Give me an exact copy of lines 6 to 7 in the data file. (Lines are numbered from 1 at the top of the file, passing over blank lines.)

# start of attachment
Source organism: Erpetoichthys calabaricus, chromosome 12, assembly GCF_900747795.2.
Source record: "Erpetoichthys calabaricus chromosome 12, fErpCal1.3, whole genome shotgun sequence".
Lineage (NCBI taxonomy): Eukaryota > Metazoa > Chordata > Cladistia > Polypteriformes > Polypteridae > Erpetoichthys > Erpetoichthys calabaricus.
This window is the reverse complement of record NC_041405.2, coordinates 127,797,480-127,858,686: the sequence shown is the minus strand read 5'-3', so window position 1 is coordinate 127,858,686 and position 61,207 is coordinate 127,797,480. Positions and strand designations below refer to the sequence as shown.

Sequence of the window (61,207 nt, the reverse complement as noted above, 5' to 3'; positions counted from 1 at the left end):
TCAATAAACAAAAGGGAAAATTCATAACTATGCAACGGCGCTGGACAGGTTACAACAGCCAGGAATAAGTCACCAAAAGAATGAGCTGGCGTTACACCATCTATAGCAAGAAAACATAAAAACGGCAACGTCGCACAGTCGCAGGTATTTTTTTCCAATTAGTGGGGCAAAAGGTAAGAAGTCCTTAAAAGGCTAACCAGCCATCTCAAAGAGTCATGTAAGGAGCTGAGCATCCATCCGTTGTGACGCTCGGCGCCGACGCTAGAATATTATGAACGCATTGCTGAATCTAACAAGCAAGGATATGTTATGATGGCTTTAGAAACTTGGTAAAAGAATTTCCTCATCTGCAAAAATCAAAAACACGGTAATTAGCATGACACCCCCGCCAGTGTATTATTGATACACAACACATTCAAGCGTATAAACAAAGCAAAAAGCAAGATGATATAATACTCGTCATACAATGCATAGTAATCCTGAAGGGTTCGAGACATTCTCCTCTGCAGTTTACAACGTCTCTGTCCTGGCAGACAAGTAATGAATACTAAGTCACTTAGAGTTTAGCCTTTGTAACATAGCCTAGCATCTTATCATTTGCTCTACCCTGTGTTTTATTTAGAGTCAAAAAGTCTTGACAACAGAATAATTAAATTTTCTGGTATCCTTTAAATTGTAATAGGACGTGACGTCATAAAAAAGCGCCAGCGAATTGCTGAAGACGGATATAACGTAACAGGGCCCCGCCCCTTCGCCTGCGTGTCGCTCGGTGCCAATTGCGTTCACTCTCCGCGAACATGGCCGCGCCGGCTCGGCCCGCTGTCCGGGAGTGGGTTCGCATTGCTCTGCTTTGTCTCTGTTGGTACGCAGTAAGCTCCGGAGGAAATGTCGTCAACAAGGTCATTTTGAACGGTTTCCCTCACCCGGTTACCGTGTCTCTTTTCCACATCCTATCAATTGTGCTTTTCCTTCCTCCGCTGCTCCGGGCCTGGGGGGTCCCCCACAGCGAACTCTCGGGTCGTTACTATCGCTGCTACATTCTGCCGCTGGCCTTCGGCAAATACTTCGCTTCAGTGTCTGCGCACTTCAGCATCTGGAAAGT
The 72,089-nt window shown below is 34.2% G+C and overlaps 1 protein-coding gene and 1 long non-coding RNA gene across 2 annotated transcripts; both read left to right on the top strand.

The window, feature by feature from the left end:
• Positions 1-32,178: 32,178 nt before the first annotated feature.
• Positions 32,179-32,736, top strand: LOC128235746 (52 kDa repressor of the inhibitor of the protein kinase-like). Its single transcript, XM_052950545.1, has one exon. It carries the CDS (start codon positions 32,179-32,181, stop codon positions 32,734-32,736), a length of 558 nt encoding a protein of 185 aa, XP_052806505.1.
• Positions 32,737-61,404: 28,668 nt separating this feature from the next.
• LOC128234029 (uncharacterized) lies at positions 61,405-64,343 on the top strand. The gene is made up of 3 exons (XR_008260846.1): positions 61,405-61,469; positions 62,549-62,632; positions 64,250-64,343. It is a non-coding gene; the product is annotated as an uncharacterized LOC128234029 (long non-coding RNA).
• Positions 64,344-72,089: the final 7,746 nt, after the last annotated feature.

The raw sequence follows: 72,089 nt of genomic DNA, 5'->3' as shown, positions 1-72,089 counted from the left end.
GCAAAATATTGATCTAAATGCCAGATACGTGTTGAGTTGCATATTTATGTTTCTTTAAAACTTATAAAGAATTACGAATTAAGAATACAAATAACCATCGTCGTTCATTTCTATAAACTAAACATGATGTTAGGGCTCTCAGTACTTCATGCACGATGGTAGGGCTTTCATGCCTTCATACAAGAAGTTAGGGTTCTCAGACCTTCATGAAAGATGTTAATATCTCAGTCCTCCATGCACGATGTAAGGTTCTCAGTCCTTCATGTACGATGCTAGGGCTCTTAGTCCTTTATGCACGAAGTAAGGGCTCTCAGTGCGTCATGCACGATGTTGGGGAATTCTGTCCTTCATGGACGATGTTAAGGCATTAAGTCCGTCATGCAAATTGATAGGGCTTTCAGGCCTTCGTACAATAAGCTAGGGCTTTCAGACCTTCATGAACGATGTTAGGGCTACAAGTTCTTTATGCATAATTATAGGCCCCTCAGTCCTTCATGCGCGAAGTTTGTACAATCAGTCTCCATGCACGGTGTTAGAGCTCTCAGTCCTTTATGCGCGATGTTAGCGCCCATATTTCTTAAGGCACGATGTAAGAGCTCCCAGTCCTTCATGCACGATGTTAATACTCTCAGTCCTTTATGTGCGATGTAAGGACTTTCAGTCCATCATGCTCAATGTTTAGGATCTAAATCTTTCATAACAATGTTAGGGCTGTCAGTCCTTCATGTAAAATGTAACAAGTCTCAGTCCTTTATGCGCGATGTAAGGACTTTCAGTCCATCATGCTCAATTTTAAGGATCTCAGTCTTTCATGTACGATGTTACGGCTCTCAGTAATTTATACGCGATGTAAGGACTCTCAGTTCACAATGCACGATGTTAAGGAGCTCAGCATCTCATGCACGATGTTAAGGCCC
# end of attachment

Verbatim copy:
TCAATAAACAAAAGGGAAAATTCATAACTATGCAACGGCGCTGGACAGGTTACAACAGCCAGGAATAAGTCACCAAAAGAATGAGCTGGCGTTACACCATCTATAGCAAGAAAACATAAAAACGGCAACGTCGCACAGTCGCAGGTATTTTTTTCCAATTAGTGGGGCAAAAGGTAAGAAGTCCTTAAAAGGCTAACCAGCCATCTCAAAGAGTCATGTAAGGAGCTGAGCATCCATCCGTTGTGACGCTCGGCGCCGACGCTAGAATATTATGAACGCATTGCTGAATCTAACAAGCAAGGATATGTTATGATGGCTTTAGAAACTTGGTAAAAGAATTTCCTCATCTGCAAAAATCAAAAACACGGTAATTAGCATGACACCCCCGCCAGTGTATTATTGATACACAACACATTCAAGCGTATAAACAAAGCAAAAAGCAAGATGATATAATACTCGTCATACAATGCATAGTAATCCTGAAGGGTTCGAGACATTCTCCTCTGCAGTTTACAACGTCTCTGTCCTGGCAGACAAGTAATGAATACTAAGTCACTTAGAGTTTAGCCTTTGTAACATAGCCTAGCATCTTATCATTTGCTCTACCCTGTGTTTTATTTAGAGTCAAAAAGTCTTGACAACAGAATAATTAAATTTTCTGGTATCCTTTAAATTGTAATAGGACGTGACGTCATAAAAAAGCGCCAGCGAATTGCTGAAGACGGATATAACGTAACAGGGCCCCGCCCCTTCGCCTGCGTGTCGCTCGGTGCCAATTGCGTTCACTCTCCGCGAACATGGCCGCGCCGGCTCGGCCCGCTGTCCGGGAGTGGGTTCGCATTGCTCTGCTTTGTCTCTGTTGGTACGCAGTAAGCTCCGGAGGAAATGTCGTCAACAAGGTCATTTTGAACGGTTTCCCTCACCCGGTTACCGTGTCTCTTTTCCACATCCTATCAATTGTGCTTTTCCTTCCTCCGCTGCTCCGGGCCTGGGGGGTCCCCCACAGCGAACTCTCGGGTCGTTACTATCGCTGCTACATTCTGCCGCTGGCCTTCGGCAAATACTTCGCTTCAGTGTCTGCGCACTTCAGCATCTGGAAAGT
The 72,089-nt window shown below is 34.2% G+C and overlaps 1 protein-coding gene and 1 long non-coding RNA gene across 2 annotated transcripts; both read left to right on the top strand.